Today we have a very exclusive feature on the topic of trailer music for you guys. Nick Road, a well-known and successful trailer music composer from Ukraine has shared his top 5 trailer music tips with us. Nick’s music has been featured in many Hollywood movie and game campaigns such as Civil War, Deadpool, X-Men Apocalypse, Daredevil, San Andreas, Batman: Arkham Knight, and more.
Here are his 5 tips and advice for trailer music composers and beginning composers out there:
First of all, try to analyze what sort of trailer music is wanted right now. What demand is there in the market? It’s all about trends and fitting into those trends with your own music. Today it’s hybrid cues with a lot of synths and sound design baked in with orchestra and tomorrow is can be purely sound design with minimal orchestra, or even just pure emotional orchestral cues for full trailers. Just analyze what trends are going on and try to feel the wave.
#2. Have fun
After you have a good idea of what the demand is today, try then to understand in which style you are proficient and makes you happy when writing. As for me, i can write one uplifting track in a month and it’ll be a real pain, but when I write dark hybrid cues i feel much more better; more secure and it gives me greater satisfaction. Have fun and compose what you mostly like to compose. This is important.
#3. Listen to proper feedback
Hold yourself, and accept the feedback when you get critiqued or some supervisor tells you how to improve your track. Even if you need to make 10 changes and more – just do it. Be quiet! Hold your ambitions and pride. 9 out of 10 cases, your track will be more licensable if you listen to the people who know how to supervise. It’s their job. Supervisors listen to trailer music and watch trailers every day and they can quickly tell you what’s wrong in your cue, and also how to fix it. Their criticism is not an attack on you as a composer or your musical style. It’s just advice for how to improve your track to have even higher chances of success in this specific industry, with regards to the currenttrends and needs. Listen to the supervisors and learn how to accept constructive criticism.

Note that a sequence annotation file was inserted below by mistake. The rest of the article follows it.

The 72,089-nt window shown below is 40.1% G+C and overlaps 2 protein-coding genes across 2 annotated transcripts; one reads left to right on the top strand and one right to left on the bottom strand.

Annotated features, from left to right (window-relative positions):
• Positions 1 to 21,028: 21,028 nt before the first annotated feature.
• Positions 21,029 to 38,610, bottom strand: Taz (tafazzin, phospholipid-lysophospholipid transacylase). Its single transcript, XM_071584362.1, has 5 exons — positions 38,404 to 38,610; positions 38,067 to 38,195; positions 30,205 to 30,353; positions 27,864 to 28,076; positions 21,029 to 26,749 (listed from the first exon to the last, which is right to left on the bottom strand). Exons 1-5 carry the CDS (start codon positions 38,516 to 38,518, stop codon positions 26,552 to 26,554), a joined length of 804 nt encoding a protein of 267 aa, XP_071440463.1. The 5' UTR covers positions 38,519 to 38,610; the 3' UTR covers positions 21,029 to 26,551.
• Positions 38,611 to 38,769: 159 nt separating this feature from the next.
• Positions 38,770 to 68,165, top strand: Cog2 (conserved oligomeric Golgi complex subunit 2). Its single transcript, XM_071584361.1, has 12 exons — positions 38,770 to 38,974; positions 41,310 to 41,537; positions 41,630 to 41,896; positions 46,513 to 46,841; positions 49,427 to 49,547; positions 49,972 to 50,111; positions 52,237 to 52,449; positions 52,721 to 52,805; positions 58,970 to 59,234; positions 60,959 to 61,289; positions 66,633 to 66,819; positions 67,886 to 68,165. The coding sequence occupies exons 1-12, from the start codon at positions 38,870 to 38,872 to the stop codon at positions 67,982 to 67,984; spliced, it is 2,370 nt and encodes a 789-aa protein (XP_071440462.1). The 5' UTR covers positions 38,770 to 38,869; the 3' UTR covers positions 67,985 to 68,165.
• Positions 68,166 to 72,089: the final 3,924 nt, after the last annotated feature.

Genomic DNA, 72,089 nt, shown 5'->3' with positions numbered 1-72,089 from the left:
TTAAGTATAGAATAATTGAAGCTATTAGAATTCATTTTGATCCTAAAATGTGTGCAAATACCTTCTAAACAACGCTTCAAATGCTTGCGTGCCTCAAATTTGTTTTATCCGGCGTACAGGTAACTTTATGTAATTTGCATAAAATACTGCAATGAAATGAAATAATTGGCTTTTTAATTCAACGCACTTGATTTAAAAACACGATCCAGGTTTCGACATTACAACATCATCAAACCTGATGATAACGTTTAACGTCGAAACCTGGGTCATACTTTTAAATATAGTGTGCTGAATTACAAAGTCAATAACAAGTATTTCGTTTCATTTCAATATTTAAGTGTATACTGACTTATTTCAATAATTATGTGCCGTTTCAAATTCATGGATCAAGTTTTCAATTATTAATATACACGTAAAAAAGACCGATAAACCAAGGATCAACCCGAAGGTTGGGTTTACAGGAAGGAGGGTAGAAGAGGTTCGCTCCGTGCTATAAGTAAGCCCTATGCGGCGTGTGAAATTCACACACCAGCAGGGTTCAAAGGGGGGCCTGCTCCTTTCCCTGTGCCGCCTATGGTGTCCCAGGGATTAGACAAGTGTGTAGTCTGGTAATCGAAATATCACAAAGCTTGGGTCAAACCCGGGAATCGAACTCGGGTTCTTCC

#4. Write efficiently
Okay, now. Your productivity! You should try to work and write efficiently – not every track to perfection. One amazing track with top-notch mixing with a perfect sound is great, but you need to write some more. It doesn’t mean that you should value quantity over quality, but perfectionism is your enemy if you want to get your music licensed a lot. Just make your track sound great, and move on to the next one! Be productive!
#5. Visualize the goal
Finally, and maybe a bit new-agey, but importantly: talk to the universe. Visualize your dreams, where you want your music to be in, what you want to write for – think about all of them and vividly picture them coming true. Because with patience, faith and perseverance – they will.
Oh, yeah – don’t forget to backup your system and projects! Safe composing!
That it for now, guys. This was a great insight into Nick Road’s top 5 advice for writing and locking in those trailer music placements. Thanks so much, Nick!
Check out Nick’s track Harbringer (Colossal Trailer Music) here: